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The origin and early phylogenetic history of jawed vertebrates

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Abstract

Fossils of early gnathostomes (or jawed vertebrates) have been the focus of study for nearly two centuries. They yield key clues about the evolutionary assembly of the group's common body plan, as well the divergence of the two living gnathostome lineages: the cartilaginous and bony vertebrates. A series of remarkable new palaeontological discoveries, analytical advances and innovative reinterpretations of existing fossil archives have fundamentally altered a decades-old consensus on the relationships of extinct gnathostomes, delivering a new evolutionary framework for exploring major questions that remain unanswered, including the origin of jaws.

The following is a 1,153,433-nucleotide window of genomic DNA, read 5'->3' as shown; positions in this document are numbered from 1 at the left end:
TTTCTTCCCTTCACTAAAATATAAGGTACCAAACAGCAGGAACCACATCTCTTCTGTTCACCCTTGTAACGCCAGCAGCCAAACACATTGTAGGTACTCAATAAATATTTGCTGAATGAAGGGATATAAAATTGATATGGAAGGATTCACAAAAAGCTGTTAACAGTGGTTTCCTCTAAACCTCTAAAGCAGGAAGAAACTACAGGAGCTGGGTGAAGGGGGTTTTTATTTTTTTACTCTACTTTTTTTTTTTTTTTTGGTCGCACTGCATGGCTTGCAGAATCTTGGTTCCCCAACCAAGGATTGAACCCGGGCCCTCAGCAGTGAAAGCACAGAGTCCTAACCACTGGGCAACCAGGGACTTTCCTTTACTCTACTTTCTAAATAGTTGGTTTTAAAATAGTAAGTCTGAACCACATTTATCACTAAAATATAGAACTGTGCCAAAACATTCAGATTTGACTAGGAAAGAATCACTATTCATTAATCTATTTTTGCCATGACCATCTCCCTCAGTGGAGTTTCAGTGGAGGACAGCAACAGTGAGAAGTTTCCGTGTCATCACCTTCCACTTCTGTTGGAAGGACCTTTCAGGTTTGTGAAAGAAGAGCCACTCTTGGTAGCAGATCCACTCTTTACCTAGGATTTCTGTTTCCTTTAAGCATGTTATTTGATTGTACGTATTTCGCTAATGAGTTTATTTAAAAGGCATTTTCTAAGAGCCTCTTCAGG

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Figure 1: Fossils relevant to early jawed-vertebrate evolution derive from major fossil sites in North America and Europe, and increasingly China and Australia.
Figure 2: Discoveries over the past two decades provide new clues about the evolution of early jawed vertebrates and their kin.
Figure 3: Time-calibrated phylogeny of early jawed vertebrates and their immediate jawless relatives, showing minimum times of divergence based on fossil evidence.

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Acknowledgements

This work was supported by the Philip Leverhulme Prize and John Fell Fund, both to M.F., and the European Research Council under the European Union's Seventh Framework Programme (FP/2007-2013)/ERC Grant Agreement number 311092 to M.D.B. Both authors contributed equally to this Review.

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Brazeau, M., Friedman, M. The origin and early phylogenetic history of jawed vertebrates. Nature 520, 490–497 (2015). https://doi.org/10.1038/nature14438

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